Monday, June 28, 2021

Become a lake protector through Adirondack Park Invasive Plant Program

APPIP lake protectorsAquatic invasive species, such as Eurasian watermilfoil and zebra mussels, can clog lakes, outcompete native wildlife, and harm ecosystems. Identifying these species early, before populations grow out of control, is essential for protecting the lakes we love from the negative impacts of invasive species. The state legislature recently passed a law that makes the New York State Aquatic Invasive Species Prevention Act permanent and allows pilot programs in the Adirondacks to further efforts to prevent invasive species. You can do your part by always cleaning, draining and drying your boat, fishing gear and sports equipment when moving from one waterbody to another.

And as an Adirondack Park Invasive Plant Program (APIPP) Lake Protector, you can do more! Citizen scientists have surveyed over 400 lakes throughout the Adirondacks for invasives species in order to support critical early detection efforts. Lake Protector volunteers will learn how to identify, survey and record data about aquatic invasive plants. Once trained, volunteers can adopt an Adirondack lake or other waterbody to survey between July and September. APIPP provides all the training and resources you need to be part of this extraordinary network.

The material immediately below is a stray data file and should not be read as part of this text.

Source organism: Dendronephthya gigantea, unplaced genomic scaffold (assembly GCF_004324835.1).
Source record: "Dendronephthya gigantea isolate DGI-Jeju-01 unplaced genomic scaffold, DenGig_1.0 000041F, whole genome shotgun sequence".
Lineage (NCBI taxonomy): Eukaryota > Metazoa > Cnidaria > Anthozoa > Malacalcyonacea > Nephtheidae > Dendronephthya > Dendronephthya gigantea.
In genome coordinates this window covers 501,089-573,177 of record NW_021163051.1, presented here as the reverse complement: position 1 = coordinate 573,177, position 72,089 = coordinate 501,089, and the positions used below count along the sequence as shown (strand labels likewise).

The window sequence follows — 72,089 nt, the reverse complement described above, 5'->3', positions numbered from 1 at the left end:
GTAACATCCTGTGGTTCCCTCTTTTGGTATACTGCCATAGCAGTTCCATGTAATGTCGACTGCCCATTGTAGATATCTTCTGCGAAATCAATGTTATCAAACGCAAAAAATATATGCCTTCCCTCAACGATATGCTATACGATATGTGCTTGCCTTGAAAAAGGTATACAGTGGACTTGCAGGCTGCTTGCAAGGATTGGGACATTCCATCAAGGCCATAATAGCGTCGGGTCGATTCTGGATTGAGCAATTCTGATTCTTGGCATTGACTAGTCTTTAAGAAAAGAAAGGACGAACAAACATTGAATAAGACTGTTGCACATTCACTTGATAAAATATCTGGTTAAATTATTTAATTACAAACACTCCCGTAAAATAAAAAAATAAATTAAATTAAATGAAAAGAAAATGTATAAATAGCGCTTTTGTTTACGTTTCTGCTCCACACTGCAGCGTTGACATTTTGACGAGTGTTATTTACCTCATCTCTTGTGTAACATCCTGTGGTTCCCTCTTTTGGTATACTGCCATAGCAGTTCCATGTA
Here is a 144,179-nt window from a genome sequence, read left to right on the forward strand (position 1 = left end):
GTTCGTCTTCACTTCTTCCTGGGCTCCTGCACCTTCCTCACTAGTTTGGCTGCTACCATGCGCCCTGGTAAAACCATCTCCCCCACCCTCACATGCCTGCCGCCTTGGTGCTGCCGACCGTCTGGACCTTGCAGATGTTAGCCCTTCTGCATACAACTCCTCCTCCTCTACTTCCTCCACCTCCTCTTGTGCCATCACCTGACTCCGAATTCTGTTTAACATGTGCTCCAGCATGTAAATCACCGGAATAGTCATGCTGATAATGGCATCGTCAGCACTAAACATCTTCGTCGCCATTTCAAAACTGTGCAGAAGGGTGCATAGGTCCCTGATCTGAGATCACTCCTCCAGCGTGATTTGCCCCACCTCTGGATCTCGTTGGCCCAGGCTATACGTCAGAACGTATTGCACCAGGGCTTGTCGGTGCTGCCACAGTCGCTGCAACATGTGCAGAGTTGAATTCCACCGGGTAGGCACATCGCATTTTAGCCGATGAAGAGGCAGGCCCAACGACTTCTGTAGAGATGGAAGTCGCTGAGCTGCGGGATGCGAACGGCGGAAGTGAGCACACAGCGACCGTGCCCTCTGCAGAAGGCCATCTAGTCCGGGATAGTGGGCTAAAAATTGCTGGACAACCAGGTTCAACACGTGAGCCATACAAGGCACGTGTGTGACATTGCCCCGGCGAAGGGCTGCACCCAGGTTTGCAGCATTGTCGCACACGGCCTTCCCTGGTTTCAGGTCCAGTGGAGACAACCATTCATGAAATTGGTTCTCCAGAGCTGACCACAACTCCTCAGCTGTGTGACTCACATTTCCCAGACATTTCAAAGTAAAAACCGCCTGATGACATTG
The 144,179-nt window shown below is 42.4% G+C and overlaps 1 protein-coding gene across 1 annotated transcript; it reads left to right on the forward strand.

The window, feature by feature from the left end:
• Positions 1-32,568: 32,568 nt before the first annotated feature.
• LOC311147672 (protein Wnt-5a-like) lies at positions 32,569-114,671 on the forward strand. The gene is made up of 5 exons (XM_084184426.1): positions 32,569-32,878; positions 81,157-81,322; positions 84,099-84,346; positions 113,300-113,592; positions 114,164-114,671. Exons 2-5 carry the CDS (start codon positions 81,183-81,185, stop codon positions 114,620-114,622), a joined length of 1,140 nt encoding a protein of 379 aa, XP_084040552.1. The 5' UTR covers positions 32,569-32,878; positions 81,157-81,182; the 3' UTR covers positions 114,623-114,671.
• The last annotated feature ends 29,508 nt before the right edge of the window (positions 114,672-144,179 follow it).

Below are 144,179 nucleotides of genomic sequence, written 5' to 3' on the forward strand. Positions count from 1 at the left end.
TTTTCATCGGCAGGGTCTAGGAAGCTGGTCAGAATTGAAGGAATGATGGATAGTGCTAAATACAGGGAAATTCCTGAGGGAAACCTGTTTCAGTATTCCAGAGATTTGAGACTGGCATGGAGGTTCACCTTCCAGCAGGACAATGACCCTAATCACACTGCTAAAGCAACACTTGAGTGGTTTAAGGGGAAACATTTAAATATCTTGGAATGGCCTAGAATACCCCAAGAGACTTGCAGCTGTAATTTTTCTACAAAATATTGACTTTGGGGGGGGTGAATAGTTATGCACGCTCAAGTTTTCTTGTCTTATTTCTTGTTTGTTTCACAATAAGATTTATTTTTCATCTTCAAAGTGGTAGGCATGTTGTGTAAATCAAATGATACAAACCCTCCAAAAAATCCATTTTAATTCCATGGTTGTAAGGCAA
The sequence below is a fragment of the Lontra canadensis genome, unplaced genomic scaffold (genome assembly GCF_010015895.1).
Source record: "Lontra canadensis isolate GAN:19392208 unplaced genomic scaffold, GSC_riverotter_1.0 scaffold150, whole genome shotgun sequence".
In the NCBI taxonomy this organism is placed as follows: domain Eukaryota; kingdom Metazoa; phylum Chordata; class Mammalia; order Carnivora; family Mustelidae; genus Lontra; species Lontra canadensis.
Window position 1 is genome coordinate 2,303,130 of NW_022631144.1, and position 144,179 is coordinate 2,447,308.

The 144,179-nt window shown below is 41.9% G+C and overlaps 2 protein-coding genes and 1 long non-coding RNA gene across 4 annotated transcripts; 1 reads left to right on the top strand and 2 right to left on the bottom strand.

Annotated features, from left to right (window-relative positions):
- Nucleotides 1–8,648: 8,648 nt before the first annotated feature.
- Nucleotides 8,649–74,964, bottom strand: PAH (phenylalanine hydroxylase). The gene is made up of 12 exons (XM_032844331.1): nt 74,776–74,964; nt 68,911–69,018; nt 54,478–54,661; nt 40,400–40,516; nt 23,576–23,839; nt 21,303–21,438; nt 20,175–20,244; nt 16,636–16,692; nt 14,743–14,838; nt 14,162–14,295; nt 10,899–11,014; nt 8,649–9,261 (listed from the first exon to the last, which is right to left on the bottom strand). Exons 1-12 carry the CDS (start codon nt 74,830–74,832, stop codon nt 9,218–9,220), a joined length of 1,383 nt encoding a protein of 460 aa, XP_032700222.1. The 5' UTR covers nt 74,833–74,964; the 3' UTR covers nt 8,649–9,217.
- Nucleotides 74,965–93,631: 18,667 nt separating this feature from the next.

A two-part training will be held on June 30. The training will give volunteers the skills and resources they need to get involved in important Adirondack conservation while having fun out on the water this summer. Live participation in these two trainings is not necessary to participate in APIPP’s Lake Protector program. Each session will be recorded, and you can watch them at your leisure before signing up to adopt a lake. However, please RSVP to the June 30 event even if you will not attend on that date to receive information about when webinar recordings are available and to be connected with APIPP’s volunteer coordinators.  


Part 1: Aquatic Invasive Species Identification 

WEDNESDAY, JUNE 30th, 9:00 – 10:00 am




Part 2: Citizen Science Survey Methods – the Who, Where, Why, What, & How

WEDNESDAY, JUNE 30th, 10:30 – 12:00 pm




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Community news stories come from press releases and other notices from organizations, businesses, state agencies and other groups. Submit your contributions to Almanack Editor Melissa Hart at

4 Responses

  1. Todd Miller says:

    What does APIPP stand for? An acronym should be spelled out before being used. pretty basic.

  2. Elizabeth Dorick says:

    I signed up to watch at a later date; if I decide to attend via zoom live can I do that?

    • Hi Elizabeth, yes you can! Please RSVP to stay in the loop and you’ll get all the follow up information you need sent directly to you to get started monitoring your lake this summer.

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